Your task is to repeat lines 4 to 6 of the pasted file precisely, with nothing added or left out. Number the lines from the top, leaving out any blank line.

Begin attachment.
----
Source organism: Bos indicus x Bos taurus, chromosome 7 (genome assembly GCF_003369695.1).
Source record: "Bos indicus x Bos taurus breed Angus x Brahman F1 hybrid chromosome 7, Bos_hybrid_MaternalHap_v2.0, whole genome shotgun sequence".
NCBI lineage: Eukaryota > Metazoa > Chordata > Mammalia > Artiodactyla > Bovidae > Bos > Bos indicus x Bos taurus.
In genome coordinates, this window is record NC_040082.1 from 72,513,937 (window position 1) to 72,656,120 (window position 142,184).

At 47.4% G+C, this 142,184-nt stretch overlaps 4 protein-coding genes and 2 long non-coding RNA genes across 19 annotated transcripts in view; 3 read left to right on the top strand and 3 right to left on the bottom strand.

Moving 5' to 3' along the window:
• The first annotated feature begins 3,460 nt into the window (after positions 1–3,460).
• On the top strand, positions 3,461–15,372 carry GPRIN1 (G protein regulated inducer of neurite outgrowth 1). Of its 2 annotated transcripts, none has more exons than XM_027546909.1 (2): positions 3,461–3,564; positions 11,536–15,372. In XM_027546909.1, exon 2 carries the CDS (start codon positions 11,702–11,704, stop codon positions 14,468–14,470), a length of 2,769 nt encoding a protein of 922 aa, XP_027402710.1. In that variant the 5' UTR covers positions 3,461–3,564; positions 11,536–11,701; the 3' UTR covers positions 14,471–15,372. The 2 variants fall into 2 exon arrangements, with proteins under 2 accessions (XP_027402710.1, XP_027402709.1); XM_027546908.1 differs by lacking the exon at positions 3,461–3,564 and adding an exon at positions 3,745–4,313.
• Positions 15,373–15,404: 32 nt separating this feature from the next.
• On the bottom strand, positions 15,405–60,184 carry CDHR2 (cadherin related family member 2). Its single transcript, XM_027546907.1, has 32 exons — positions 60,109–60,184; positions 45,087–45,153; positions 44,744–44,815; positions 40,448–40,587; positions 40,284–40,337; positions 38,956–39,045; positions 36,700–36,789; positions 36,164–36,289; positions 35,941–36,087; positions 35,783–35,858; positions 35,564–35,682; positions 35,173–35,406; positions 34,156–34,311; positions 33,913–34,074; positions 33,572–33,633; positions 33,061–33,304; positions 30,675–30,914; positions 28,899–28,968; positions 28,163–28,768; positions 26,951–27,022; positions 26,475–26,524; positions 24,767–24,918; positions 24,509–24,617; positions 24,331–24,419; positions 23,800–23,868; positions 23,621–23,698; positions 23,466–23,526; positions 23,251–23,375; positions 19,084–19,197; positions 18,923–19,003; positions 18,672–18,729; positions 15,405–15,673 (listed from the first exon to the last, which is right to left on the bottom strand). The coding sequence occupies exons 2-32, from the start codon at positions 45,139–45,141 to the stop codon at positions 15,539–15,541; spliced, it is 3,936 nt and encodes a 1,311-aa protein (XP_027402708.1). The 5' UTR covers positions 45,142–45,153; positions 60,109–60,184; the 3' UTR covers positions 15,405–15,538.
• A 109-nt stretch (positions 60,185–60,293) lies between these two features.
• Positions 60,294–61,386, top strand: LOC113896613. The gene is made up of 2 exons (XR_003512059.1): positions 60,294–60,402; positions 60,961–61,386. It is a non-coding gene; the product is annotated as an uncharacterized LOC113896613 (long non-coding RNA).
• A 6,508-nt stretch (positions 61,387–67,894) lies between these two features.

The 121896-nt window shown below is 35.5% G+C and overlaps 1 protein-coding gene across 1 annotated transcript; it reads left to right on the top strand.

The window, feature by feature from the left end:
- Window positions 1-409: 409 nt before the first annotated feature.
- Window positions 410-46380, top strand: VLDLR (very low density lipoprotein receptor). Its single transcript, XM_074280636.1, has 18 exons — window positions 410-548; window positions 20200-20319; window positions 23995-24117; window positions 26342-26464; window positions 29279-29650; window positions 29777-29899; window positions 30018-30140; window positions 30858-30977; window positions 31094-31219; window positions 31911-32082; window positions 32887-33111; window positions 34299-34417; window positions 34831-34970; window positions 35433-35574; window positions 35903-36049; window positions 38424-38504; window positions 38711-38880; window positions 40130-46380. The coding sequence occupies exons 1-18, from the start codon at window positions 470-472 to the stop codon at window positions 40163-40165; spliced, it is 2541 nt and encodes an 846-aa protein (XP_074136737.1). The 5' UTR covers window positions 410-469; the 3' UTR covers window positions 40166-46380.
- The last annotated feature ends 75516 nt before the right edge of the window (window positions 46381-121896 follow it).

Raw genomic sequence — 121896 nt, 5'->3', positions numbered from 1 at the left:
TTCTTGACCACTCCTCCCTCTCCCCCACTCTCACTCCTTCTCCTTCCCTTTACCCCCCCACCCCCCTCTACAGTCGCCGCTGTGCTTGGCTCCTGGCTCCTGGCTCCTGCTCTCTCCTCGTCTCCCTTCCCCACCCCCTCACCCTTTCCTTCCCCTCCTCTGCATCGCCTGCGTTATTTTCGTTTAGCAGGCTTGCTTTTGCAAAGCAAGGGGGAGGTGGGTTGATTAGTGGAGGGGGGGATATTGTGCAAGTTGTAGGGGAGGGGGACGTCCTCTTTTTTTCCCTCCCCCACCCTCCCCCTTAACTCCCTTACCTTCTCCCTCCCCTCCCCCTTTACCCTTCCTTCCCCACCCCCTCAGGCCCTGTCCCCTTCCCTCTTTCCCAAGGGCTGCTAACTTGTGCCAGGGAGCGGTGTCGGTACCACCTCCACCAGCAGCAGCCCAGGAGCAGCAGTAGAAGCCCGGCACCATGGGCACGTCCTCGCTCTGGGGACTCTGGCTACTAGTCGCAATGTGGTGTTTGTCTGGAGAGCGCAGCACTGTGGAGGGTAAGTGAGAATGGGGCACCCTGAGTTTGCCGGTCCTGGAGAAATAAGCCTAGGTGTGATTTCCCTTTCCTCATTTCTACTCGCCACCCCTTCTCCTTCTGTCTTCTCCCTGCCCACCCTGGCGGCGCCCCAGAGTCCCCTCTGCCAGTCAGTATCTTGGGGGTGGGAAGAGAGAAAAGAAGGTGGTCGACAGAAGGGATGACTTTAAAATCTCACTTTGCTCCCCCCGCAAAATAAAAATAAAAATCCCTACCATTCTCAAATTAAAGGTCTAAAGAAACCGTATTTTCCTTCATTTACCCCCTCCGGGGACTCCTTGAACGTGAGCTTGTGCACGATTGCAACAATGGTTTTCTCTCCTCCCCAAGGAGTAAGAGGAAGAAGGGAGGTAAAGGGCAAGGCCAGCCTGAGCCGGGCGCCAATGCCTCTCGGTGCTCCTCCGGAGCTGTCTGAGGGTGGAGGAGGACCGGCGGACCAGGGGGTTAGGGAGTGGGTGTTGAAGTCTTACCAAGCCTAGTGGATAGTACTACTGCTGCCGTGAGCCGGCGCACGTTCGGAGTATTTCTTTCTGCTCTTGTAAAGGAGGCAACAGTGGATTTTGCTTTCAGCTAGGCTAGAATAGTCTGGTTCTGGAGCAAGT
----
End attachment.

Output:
In genome coordinates, this window is record NC_040082.1 from 72,513,937 (window position 1) to 72,656,120 (window position 142,184).

At 47.4% G+C, this 142,184-nt stretch overlaps 4 protein-coding genes and 2 long non-coding RNA genes across 19 annotated transcripts in view; 3 read left to right on the top strand and 3 right to left on the bottom strand.

Moving 5' to 3' along the window: